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British charity, govt partner on seed banks

Agricultural Advisory and Rural Development Services extension officer, Pride Gowere said the adoption of small grains and good agronomic practices were key to household food security.

BRITISH international charity, Voluntary Services Overseas (VSO) together with government, have urged smallholder farmers to establish seed banks for small grains, drought-tolerant and pest-resistant seeds to ensure food security at both household and national levels.

A seed bank, often called a germplasm bank, is a repository for seeds of various plant species, both natural and engineered.

As the 2023/24 summer cropping season beckons, the Meteorological Services Department (MSD) continues to warn farmers of the El-Niño phenomenon, giving rise to efforts to promote the growing and preservation of drought-tolerant seed varieties.

The Mhakwe Seedbank, established by the community in Chimanimani district, Manicaland province, is one of several initiatives supported by VSO in partnership with the government and its implementing partner, Towards Sustainable Use of Resources Organisation.

Smallholder farmer Queen Majokwiro told NewsDay Farming during a media tour in the district that seed banks can ensure climate-resilient agriculture.

“Seed banks allow you to remain a farmer who is food self-sufficient. You preserve your own seed at the same time they also allow you to sell to other farmers,” she said.

“The seeds we keep here are our traditional grains that were planted by our forefathers and they are in their natural state.”

Majokwiro, who has established her own seedbank, believes they are key in preserving and propagating first-generation seed.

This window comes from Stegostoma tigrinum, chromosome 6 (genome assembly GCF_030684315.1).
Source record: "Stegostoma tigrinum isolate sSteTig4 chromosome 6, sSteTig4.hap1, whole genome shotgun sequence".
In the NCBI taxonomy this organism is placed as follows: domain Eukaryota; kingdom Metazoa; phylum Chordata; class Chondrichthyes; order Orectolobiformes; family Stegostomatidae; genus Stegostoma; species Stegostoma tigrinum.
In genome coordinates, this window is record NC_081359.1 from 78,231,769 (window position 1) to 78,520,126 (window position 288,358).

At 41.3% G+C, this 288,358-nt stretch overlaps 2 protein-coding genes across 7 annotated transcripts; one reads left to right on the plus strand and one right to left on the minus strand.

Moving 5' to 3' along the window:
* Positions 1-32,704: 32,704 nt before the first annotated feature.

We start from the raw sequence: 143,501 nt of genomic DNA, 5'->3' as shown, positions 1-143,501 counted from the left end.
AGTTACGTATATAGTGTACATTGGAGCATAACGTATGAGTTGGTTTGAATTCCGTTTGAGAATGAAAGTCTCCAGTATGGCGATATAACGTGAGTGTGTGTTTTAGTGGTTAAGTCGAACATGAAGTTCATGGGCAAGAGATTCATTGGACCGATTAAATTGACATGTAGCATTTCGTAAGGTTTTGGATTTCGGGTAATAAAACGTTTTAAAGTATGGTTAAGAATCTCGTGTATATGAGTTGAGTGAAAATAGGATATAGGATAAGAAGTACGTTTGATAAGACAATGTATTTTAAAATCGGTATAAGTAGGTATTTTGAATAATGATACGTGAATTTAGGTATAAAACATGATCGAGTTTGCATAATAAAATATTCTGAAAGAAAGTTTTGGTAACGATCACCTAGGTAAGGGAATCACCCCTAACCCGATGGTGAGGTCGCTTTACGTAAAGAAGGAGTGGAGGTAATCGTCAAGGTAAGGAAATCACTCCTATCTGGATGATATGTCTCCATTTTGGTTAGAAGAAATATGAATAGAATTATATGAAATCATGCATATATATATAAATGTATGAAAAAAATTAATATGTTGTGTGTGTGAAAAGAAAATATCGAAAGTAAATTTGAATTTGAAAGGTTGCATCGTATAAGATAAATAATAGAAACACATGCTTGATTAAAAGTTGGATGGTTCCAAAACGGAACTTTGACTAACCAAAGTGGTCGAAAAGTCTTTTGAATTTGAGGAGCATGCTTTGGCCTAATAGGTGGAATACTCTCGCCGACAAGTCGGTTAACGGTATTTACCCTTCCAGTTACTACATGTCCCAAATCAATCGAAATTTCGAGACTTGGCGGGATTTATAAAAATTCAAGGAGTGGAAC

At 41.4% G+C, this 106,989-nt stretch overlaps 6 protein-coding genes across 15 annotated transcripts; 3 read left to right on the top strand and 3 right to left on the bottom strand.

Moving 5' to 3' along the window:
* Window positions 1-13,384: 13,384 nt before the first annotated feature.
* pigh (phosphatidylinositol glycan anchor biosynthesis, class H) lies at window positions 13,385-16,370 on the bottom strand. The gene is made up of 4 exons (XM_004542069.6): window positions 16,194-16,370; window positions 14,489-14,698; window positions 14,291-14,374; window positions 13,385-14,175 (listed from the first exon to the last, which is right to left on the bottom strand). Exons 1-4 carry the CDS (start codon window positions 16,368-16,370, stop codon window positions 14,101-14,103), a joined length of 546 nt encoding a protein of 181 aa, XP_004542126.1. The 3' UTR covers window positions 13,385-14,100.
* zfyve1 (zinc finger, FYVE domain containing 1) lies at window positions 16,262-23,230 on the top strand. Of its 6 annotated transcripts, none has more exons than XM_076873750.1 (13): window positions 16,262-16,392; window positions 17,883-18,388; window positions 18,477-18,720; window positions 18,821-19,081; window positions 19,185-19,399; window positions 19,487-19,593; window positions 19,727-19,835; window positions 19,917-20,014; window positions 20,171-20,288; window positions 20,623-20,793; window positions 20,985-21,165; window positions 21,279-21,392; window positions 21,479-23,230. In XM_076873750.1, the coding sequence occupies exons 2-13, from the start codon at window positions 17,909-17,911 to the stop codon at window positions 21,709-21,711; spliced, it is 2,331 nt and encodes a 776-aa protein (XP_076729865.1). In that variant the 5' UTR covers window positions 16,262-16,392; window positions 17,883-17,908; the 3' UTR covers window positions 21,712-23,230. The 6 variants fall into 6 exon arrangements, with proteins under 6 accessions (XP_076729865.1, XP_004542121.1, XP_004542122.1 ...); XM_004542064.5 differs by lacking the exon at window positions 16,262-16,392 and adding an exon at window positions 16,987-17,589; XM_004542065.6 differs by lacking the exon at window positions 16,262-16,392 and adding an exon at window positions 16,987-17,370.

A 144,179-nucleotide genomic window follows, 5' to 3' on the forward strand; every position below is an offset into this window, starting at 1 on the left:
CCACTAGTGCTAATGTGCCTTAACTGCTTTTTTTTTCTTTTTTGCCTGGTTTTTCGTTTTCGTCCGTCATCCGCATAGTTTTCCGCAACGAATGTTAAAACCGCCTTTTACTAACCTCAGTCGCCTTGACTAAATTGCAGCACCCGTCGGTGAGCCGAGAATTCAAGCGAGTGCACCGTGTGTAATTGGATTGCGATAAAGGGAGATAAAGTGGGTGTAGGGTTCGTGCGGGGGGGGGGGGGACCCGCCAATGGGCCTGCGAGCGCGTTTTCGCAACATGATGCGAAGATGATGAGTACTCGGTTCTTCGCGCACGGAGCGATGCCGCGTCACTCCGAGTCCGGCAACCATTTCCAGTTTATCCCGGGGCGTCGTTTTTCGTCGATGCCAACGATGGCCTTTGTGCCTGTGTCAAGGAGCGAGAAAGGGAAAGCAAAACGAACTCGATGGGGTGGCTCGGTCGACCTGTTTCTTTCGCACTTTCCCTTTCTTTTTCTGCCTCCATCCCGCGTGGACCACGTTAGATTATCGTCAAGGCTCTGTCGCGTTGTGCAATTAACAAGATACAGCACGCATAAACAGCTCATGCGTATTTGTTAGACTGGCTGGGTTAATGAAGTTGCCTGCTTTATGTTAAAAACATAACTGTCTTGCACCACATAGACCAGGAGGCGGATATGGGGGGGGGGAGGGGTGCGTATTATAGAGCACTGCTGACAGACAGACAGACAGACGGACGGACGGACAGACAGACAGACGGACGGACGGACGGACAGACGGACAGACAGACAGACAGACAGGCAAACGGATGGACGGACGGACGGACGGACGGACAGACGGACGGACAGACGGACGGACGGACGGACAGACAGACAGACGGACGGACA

VSO also capacitates farmers with organic fertilisers, including fermented and organic manure from matter readily available in communities to improve accessibility to quality seed varieties before the planting season.

VSO project manager, Simba Guzha said the organisation’s aim is to capacitate smallholder farmers in Chimanimani and other areas to enhance their livelihoods.

“As VSO, we work with well-established experts in particular areas and community volunteers. Here in Chimanimani, we have placed an ecology specialist capacitating young community volunteers who also participate in risk assessments, collection of data and doing the action plans,” he said.

Guzha said seed banks were beneficial as a hedge against climate risks.

“Famers can store seeds but also exchange them amongst themselves. This bartering feature helps to clarify which strains farmers find most useful, for example, by offering drought resistance,” he added.

He highlighted that VSO provided the platform for a blended approach on seed sovereignty, improvements of seeds in case of a disaster.

“Most community seed banks managed to keep seeds and this helped farmers after Cyclone Idai,” he added.

Agricultural Advisory and Rural Development Services extension officer, Pride Gowere said the adoption of small grains and good agronomic practices were key to household food security.

“We are urging farmers to maximise output production from a small unit area through planting of small grains considering the country is expected to receive below normal rains. By having household food security, we ensure national food security,” Gowere said.

In 2019, Chimanimani was struck by tropical Cyclone Idai which left a trail of destruction, displacing 270 000 people and killing hundreds of people and livestock.

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